War On Waste

In my kitchen last week there was food that was past its best. There always is. It's inevitable. Unless you buy spanking fresh produce every day then some of what you eat will not be in tip top condition. Luckily we have fridges and freezers to help prolong the life of our food. There are also many foods which keep in good condition without the need for a fridge or freezer, such as dried beans and lentils, pasta, rice, tinned produce and anything preserved in lots of sugar, salt or vinegar.

I watched Hugh's War onWaste last week and like everyone else who watched it was angered by all those perfectly good rejected parsnips. I was also shocked to see people throwing away good food because it was a nanosecond past its use by date. Firstly because I couldn't understand why they'd bought more food than they could eat, and secondly because it was all almost certainly perfectly edible.

 Supermarkets love use by dates. They love it when you stand in front of your fridge throwing out all the old food to make room for all the new food you are going to buy because you are afraid you will die if you eat a yogurt that is two days past the date on its label. If you make your own yogurt it won't have a use by date on it and you can eat it for as long as it takes to go pink -several weeks. Or, you could use it up before then in muffins, scones, cakes or smoothies.

Four shrink wrapped baking potatoes from a supermarket will have a use by date of one week on them. A 20 kg sack of potatoes from a farm shop will have no date at all. I keep my sacks in the garage and they last well for two or three months if you are a big hungry family (I find the 10 kg sacks suit us better now there are four of us). Greengrocers also sell fruit and veg loose and date free but I concede that supermarkets are often cheaper and more convenient and I use them as much as anyone else.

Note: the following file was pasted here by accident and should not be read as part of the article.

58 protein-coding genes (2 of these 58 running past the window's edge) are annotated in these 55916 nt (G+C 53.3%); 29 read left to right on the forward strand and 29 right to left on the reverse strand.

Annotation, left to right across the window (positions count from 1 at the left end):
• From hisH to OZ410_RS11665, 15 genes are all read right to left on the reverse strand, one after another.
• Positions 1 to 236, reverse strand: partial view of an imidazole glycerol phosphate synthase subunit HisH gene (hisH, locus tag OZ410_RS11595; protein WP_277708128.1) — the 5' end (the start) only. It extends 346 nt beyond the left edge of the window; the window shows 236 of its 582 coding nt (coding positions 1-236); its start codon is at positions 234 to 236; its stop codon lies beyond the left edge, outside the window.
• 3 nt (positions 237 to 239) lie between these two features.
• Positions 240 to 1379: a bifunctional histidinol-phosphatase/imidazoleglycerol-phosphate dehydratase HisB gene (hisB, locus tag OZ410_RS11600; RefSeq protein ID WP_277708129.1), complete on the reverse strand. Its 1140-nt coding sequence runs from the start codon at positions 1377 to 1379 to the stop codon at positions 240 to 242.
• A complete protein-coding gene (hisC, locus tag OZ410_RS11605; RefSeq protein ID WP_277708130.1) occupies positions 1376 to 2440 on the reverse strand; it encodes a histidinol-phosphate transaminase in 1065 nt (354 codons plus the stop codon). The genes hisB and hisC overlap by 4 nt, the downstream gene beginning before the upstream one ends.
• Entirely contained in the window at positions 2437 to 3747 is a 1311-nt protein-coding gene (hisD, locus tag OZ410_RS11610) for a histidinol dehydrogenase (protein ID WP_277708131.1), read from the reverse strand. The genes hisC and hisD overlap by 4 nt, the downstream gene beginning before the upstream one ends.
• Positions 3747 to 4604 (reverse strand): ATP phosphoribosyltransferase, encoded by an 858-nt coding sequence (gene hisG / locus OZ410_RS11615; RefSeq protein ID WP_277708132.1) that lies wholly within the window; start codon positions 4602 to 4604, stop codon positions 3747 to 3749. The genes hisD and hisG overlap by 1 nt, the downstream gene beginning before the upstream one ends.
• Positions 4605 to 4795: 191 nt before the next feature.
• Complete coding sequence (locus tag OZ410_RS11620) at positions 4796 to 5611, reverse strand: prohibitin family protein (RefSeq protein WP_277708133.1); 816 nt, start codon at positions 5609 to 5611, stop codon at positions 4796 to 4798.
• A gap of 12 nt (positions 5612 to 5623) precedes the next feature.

The only use by dates I take notice of are the ones on meat and fish and even then I don't take much notice. I either cook it within a couple of days or sling it in the freezer and cook as soon as it's defrosted. It's pretty obvious when any food has gone off, that's what your sense of smell is for. Look and sniff.

Use by dates encourage waste and rob us of common sense.



 A bendy carrot was not thrown in the bin but grated and made into a sandwich for my husband with the last couple of spoonfuls of hummus and tapenade even though neither had been 'finished within two days of opening'. Husband survived.


On Tuesday I cooked too much rice -this time not on purpose, I cooked the recommended 300g for 4 persons and found it to be way too much. I didn't throw the rice away. I cooled it quickly by spreading it out in a shallow dish and refrigerated it as soon as it was cool. The next day I made tuna and rice salad and ate it for my lunch for the rest of the week. 


The onion leftover from the rice salad plus a couple of wrinkled peppers and some aging eggs, which incidentally I do not refrigerate, went into this sturdy Spanish style omelette. I ate the leftover piece for breakfast.


A softening sweet potato was made into a curried filling for pasties with chickpeas and frozen spinach (a marvellous ingredient by the way), a spoonful of curry paste and a chunk of creamed coconut. I grated up the end of a cucumber and stirred it with the last bit of yogurt to make raita.



And two spotty bananas were made into these little puff pastry parcels with some squares of chocolate and a spoonful caramel sauce from a jar. I bought the caramel especially for this because I really fancied trying this idea but I had all the other ingredients. My usual spotty banana rescue is muffins or banana cake.


I had a few bruised apples. I  cut away the bruised bits and cooked the rest in a little butter. Then I stirred the rest of the caramel sauce into them and spread them over the rest of the puff pastry which I had baked.


This morning my fridge contained these leftovers; four small chicken thighs from a casserole I made yesterday, a couple of spoonfuls of peas, the remaining liquid from the casserole and half a butternut squash. There was also the oil from a jar of sun-dried tomatoes plus half a block of feta.